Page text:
In the few examples above, you can see evidence of the beneficial outcomes Milan’s pressing scheme can help lead to.
In addition to forcing the opposition into rushed and lower quality forward passes that Milan’s backline can intercept, another benefit of this approach is that when these possession regains do occur, Milan have attacking numbers in advanced positions so are able to spring attacks of their own, as seen.
But this out of possession approach is not without its risks…
As already highlighted, one of the trade-offs of Milan’s pressing scheme is that it allows the team to have a ‘weak-side’ e.g. affording space on one side of the pitch with potentially an unmarked opponent. Also, across all of the provided visuals, you can see how Milan’s backline can become disjointed and exposed.
However, there are other downsides and ways in which this approach can be exploited. And whilst in their league games and friendlies these ‘weaknesses’ have not been punished, with Inter up next, it’s definitely a potential watch out against a higher quality opponent.
Let’s first look at how team’s have attempted to exploit the Milan full-back jumps…
In this passage of play against Juventus, Allegri’s side have split their back three wider to increase the distances the Milan front three have to cover and opened central passing angles into their midfielders.
After receiving a pass from his central defender, the Juventus left-sided midfield 8 drops towards his own penalty area and passes back to his goalkeeper which baits Krunić into leaving him and pressing Szczęsny. This allows Juventus to execute a third-man passing combination to the now free player (left-sided midfield 8).
When the Juventus midfielder receives the ball, he immediately looks to exploit the space in behind Hernández who initially pushed up higher on the flank to get close to Weah, the right wing-back.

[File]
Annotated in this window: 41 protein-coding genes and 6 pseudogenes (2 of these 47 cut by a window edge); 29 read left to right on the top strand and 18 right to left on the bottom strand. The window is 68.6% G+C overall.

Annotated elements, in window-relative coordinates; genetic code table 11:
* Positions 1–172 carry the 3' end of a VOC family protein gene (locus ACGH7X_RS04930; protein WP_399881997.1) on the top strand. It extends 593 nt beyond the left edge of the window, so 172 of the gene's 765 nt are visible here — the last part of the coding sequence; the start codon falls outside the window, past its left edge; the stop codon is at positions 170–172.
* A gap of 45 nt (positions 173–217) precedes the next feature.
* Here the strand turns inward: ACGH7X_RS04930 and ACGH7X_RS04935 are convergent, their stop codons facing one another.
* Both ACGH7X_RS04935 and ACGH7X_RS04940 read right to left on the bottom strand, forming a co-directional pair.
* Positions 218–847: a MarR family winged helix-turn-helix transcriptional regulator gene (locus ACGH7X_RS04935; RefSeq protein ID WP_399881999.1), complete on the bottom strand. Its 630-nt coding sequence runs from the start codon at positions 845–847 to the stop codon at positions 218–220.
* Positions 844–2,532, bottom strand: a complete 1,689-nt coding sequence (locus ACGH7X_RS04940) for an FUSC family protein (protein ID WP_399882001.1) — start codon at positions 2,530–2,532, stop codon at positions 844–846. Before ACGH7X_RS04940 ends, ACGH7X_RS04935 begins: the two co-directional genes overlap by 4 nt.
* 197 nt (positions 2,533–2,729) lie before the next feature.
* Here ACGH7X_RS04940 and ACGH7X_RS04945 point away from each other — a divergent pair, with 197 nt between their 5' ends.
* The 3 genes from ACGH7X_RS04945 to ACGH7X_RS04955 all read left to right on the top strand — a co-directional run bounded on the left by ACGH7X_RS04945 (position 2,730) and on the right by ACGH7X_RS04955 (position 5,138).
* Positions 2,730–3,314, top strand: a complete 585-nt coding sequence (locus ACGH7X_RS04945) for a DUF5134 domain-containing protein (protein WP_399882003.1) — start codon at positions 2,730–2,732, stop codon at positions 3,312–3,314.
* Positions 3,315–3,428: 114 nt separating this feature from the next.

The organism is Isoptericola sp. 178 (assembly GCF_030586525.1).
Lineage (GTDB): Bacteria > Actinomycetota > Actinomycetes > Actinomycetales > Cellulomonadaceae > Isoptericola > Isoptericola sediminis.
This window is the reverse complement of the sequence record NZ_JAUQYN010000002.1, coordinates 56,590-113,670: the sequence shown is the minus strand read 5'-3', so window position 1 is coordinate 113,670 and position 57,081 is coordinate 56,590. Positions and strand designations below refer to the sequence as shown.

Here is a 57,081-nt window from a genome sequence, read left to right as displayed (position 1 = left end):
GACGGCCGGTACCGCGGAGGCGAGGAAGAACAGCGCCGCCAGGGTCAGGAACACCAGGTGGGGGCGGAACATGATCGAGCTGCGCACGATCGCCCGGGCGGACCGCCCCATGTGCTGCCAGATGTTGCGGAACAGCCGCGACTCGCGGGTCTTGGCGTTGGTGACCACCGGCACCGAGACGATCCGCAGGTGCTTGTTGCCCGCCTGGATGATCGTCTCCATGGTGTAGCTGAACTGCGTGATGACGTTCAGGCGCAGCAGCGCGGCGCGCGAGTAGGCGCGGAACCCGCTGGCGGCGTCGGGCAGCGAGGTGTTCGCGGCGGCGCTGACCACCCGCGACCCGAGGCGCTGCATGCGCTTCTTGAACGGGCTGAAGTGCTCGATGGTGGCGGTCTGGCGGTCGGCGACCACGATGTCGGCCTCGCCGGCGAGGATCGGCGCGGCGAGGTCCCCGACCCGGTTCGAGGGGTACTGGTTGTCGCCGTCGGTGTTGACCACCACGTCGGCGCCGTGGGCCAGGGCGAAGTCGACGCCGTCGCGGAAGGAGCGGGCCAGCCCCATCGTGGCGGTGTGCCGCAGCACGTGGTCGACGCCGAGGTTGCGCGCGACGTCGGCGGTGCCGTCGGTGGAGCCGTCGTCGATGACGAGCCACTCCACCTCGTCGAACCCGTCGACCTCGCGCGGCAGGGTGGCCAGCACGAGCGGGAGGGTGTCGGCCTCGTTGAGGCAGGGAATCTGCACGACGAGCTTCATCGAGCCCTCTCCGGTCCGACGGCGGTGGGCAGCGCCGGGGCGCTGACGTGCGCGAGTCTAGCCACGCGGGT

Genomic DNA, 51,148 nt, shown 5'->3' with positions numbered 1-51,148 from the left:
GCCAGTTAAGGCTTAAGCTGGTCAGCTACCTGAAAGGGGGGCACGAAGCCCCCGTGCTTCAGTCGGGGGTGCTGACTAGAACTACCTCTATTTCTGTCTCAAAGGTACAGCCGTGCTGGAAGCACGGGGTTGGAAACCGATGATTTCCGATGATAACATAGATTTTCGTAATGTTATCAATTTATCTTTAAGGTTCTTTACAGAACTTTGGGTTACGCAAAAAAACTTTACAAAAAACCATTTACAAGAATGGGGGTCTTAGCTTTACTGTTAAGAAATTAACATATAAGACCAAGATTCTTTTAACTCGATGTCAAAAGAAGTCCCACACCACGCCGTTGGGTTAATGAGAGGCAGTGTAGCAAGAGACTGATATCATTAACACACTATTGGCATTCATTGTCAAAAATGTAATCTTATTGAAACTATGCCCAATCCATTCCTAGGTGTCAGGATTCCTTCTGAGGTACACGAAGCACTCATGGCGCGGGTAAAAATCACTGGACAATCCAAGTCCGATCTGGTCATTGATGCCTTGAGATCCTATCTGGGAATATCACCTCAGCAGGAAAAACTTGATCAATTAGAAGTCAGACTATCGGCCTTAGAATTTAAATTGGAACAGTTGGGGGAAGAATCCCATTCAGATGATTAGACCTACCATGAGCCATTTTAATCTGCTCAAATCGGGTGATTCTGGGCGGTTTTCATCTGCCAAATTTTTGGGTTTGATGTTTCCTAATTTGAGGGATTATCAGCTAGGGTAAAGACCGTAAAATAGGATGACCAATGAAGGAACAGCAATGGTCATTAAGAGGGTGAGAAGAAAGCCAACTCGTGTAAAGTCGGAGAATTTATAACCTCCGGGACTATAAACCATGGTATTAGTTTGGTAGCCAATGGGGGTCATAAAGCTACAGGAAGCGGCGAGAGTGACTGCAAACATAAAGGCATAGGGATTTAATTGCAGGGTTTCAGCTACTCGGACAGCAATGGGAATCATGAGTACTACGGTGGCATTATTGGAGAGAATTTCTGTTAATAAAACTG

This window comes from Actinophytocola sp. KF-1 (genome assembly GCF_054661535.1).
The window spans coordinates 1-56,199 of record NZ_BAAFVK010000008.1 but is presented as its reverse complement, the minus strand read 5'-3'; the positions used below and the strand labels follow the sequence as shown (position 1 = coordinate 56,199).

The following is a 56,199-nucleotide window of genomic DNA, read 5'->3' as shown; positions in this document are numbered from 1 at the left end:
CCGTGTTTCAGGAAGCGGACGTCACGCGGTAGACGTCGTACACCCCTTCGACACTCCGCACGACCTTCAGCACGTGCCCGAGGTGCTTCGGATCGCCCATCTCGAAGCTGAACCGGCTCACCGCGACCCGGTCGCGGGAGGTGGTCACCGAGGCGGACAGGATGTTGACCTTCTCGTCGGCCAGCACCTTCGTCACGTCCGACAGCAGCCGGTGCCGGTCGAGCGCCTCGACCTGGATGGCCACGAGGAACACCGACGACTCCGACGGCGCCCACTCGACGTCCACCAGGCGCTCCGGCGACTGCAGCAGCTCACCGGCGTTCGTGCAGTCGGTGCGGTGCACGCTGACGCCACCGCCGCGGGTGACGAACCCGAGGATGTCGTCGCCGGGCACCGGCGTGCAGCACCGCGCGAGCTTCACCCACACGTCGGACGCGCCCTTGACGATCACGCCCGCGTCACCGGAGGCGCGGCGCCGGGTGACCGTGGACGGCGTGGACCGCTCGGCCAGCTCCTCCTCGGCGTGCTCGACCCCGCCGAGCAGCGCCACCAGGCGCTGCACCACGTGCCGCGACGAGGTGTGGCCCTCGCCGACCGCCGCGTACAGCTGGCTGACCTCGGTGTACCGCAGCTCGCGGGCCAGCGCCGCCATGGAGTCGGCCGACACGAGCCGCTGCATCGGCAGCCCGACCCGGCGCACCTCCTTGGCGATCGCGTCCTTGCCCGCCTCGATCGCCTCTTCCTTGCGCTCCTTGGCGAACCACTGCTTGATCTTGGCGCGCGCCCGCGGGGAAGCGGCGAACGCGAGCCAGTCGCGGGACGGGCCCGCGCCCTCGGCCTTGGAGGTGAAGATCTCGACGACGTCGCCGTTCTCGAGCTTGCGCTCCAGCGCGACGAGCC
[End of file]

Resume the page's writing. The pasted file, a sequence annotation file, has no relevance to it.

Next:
However, due to Weah’s superior pace, he is able to run in behind and receive the long pass in space. From here, the wing-back crosses into the box and Juventus have a shot on goal.
In this example against Roma, they access their central midfielder who immediately passes out to the right wing-back who is intentionally positioned deeper to bait Hernández into jumping.
Once the left full-back jumps, it’s a trigger for the Roma midfield pivot to roam over to offer an inside passing option and then he immediately looks to pass into the space that Hernández has vacated. In the image, you can see the Roma forward already making a run into this space before Paredes even receives the ball.
The above tactic was a frequent pattern of play Roma attempted to exploit the Milan fullback jumps but without any successful outcome.
Another tactic Roma used was to try and exploit the Milan weak-side. Here, early in the second half, Milan are pressing their direct opponents. Once Roma pass the ball to their right wing-back, Çelik goes long towards their forward line…
…Roma won first contact and the second ball, then immediately looked to switch to their left wing-back on the Milan weak-side. From here, Roma entered the final third but failed to create an attempt on goal.
Less than five minutes later, a similar sequence occurred. The Milan forwards and midfielders are locked onto their direct opponents and Rui Patrício goes direct to their forward line…
…Roma win and then maintain possession before manufacturing an opportunity to switch play to their left wing-back on the Milan weak-side but again fail to capitalise.
Looking ahead to Inter
With Inter and their back three and wing-back system up next for Milan, will Pioli stick to this out of possession approach or will Tomori’s absence and Simon Kjær’s inclusion impact their defensive gameplan?
Whilst this will be a multi-faceted match, with many other factors such as in possession approach, transitions and set pieces having an equal say in how the game will unfold, what Milan choose to do without the ball will be a fascinating storyline.
On the evidence from preseason and Serie A so far, it would appear this is how Milan intend to set-up against this tactical system. Therefore, if the plan is set, they will need to prepare for Inter attempting to exploit the weaknesses in this pressing scheme.
The pace of Denzel Dumfries into the space Hernandez vacates. Their superior technical ability (compared to previous opponents) to play through pressure and execute switches of play to the weak-side. The overall team’s attacking threat and individual quality to create and finish goal scoring opportunities.
There are plenty of risks when facing Inter. But will the prospect of the rewards this proactive approach can bring be enough to tempt Pioli into going toe-to-toe with their city rivals? The wait to find out is nearly over.